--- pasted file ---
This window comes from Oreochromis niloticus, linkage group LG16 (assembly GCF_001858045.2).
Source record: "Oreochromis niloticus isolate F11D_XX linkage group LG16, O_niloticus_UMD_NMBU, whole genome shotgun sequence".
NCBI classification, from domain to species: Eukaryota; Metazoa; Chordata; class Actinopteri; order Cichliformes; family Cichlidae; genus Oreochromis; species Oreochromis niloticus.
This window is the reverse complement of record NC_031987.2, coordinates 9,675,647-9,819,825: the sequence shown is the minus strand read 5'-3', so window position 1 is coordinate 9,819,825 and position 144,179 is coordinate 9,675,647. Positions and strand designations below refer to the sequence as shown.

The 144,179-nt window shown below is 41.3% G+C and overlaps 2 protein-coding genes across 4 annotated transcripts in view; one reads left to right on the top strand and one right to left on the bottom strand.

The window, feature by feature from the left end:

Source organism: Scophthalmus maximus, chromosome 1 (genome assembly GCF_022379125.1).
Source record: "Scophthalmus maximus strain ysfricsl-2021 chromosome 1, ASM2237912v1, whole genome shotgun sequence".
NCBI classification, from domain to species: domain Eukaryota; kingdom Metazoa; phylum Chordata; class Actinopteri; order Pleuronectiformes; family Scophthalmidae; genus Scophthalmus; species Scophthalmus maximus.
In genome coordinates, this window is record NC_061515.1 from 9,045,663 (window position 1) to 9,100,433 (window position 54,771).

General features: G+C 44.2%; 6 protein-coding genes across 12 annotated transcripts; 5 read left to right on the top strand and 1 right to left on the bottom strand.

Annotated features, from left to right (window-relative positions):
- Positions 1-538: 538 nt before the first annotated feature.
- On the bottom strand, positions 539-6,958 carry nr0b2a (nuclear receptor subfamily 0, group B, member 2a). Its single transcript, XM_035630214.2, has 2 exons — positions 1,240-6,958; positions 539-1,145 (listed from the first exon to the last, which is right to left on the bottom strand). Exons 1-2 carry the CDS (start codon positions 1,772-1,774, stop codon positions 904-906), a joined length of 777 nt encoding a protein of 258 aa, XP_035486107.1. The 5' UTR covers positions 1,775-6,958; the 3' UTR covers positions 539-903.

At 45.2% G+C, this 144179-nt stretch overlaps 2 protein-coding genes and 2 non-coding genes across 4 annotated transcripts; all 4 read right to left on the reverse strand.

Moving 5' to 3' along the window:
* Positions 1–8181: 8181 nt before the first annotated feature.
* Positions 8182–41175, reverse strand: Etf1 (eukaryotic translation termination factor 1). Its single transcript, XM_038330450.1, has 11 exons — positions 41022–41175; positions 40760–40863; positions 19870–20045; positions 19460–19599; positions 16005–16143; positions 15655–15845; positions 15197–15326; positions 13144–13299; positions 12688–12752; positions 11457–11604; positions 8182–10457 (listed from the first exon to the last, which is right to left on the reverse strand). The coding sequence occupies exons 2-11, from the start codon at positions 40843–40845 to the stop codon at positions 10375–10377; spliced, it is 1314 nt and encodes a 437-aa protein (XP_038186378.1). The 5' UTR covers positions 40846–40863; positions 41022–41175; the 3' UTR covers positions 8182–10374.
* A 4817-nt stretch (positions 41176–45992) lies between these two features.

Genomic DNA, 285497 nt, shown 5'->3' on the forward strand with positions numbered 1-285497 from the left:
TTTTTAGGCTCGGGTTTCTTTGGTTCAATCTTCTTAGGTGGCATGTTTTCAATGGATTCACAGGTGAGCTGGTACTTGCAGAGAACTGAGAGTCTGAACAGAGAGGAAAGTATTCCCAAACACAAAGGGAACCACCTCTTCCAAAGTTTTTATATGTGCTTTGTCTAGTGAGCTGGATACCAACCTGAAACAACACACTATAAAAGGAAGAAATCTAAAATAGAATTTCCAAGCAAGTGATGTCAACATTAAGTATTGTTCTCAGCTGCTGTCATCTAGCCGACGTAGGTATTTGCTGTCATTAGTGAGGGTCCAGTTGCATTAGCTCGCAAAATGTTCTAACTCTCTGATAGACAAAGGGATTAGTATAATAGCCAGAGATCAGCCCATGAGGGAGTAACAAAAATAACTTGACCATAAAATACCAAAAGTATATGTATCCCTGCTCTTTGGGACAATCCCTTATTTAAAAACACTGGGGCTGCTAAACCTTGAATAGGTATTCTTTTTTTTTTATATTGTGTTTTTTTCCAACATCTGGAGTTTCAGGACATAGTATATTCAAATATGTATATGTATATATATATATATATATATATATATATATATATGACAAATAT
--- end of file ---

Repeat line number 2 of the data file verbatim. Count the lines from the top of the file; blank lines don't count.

Source record: "Oreochromis niloticus isolate F11D_XX linkage group LG16, O_niloticus_UMD_NMBU, whole genome shotgun sequence".